“I recall arguing with Mark that there wouldn’t be an amount to get” back said HayNeil Consulting tax matters partner Barry Bloch. Global VaTax co-founder and CFO Mark Berger had approached HayNeil in June 2017 about helping the U.S.-based corporate finance and private equity firm recover value-added tax, and Bloch was sure there was nothing worthwhile to recover.

But by December 2017, Global VaTax had submitted documentation to all the countries where HayNeil’s people had stayed in hotels, attended conferences and paid for meals and entertainment. By May 2018, HayNeil had an extra $35,000 in its account, representing the VAT the company had paid out between July 2016 and December 2017 minus the cut Global VaTax took for its work.

HayNeil has offices in South Africa, Europe and the U.S. and fewer than 200 employees, 20 of them roaming consultants in Australia, Spain, Italy, Germany and the U.K. More than 160 countries charge VAT, a consumption tax. But internally, “we don’t look at the VAT situation,” Bloch said. “We are just interested in getting our guys to the other side.”

In June 2017, the VAT company reformatted the spreadsheet of expenses that HayNeil had provided, and then Global VaTax ran the spreadsheet through its proprietary VaTax Cloud system to calculate HeyNeil’s VAT Potential Report of possible savings. Bloch liked what he saw and signed on with the company in July. The next step was to move from potential savings to real VAT reclaim.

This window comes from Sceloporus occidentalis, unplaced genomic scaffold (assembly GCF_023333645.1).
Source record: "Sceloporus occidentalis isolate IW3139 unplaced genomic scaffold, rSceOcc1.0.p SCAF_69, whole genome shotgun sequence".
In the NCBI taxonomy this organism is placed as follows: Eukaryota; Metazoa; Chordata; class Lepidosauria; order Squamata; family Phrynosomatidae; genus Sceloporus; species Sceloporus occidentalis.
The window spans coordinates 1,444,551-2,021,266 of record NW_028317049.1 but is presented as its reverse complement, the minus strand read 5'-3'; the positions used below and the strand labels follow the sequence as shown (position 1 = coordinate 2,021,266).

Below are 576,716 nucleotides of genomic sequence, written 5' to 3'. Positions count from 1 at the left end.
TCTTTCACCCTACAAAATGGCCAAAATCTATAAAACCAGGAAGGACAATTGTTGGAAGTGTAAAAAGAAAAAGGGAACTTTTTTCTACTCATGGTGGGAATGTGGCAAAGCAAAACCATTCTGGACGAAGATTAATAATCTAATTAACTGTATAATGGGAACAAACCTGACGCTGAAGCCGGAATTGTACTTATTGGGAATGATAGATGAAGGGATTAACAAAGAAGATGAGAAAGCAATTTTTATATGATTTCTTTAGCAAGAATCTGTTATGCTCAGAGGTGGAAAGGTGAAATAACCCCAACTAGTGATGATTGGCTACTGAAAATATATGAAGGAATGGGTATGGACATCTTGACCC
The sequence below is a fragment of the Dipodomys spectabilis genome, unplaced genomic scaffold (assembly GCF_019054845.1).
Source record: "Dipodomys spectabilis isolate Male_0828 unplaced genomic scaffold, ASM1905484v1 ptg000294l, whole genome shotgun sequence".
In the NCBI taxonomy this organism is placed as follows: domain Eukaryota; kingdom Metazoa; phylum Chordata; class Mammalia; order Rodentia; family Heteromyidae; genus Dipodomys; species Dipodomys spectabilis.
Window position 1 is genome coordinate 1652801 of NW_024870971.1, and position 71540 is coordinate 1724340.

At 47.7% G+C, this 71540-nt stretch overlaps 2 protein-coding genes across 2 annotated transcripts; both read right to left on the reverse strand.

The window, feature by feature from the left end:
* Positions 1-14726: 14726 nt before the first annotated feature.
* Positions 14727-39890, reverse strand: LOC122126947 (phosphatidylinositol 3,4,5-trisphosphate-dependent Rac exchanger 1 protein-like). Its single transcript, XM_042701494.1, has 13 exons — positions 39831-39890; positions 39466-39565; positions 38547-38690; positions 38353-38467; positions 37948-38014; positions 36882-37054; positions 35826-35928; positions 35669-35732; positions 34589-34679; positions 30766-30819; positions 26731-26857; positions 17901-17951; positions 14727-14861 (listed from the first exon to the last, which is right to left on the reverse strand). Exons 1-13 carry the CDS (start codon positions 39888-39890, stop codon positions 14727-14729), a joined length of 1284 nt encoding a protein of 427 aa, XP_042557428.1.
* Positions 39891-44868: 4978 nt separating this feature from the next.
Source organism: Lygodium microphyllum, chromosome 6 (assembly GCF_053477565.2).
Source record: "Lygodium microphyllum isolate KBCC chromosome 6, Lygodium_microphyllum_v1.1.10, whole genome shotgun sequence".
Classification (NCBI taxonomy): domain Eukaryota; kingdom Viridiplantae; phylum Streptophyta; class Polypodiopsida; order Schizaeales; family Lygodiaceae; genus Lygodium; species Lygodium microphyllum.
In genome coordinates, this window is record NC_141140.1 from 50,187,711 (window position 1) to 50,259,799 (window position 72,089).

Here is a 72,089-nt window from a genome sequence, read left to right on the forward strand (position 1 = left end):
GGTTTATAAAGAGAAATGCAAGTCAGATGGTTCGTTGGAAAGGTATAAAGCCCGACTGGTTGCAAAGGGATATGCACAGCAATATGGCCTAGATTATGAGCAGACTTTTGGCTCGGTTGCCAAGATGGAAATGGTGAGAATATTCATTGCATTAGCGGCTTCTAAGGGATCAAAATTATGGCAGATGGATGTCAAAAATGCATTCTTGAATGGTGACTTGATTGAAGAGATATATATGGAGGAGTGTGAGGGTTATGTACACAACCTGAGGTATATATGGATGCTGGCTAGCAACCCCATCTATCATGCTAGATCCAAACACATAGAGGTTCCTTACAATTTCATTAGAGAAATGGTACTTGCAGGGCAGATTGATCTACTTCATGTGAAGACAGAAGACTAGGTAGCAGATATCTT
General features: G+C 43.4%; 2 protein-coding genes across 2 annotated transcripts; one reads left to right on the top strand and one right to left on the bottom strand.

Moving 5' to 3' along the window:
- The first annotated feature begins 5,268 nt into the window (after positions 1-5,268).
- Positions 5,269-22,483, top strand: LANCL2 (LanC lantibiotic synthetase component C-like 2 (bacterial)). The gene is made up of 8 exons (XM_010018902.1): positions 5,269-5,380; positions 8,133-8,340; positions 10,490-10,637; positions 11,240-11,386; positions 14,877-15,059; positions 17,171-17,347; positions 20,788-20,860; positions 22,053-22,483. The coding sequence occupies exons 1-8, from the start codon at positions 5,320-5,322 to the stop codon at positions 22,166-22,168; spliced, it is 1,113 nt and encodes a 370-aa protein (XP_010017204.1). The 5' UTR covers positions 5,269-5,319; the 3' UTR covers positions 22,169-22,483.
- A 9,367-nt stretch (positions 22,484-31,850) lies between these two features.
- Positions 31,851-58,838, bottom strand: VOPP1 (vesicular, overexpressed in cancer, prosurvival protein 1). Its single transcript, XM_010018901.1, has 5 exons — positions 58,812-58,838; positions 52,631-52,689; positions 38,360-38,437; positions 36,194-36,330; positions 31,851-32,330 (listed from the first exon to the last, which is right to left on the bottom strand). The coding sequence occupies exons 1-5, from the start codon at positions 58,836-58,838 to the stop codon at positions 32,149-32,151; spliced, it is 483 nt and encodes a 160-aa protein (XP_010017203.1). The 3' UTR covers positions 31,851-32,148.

HayNeil provided images of its invoices, and Global VaTax used optical character recognition to search them for expenses related to VAT. Global VaTax then manually checked the invoices flagged by OCR to see whether they complied with VAT refund requirements. A tax invoice, called a receipt in the U.S., is required for VAT reclaim, but sometimes hotels give guests statements of their expenses instead of actual invoices.

The tax invoice “is the tender document that you need to submit your VAT refund,” Berger said. “Travelers … are not always fluent of what documentation they need to be getting. … They get a document from the hotel just to show their accounting department.” For eligible transactions for which the traveler turned in paperwork that isn’t compliant with VAT reclaim requirements, Global VaTax does the labor-intensive work of chasing down the right transaction records. “We actually contact the hotel and we get a fully VAT-refundable, compliant invoice reissued to the client,” Berger said.

Global VaTax employees then manually checked all invoices again and then submitted them with all the required reclamation forms and documents to the given countries’ VAT authorities. The company takes a cut of the funds it recovers as payment. “If we don’t recover, we don’t charge them anything,” he said.

Though Bloch originally assumed there was no money to be recovered for HayNeil, he has sent a companywide memo, urging travelers to upload their documents to HayNeil’s expense management system, in order to milk more from the Global VaTax relationship.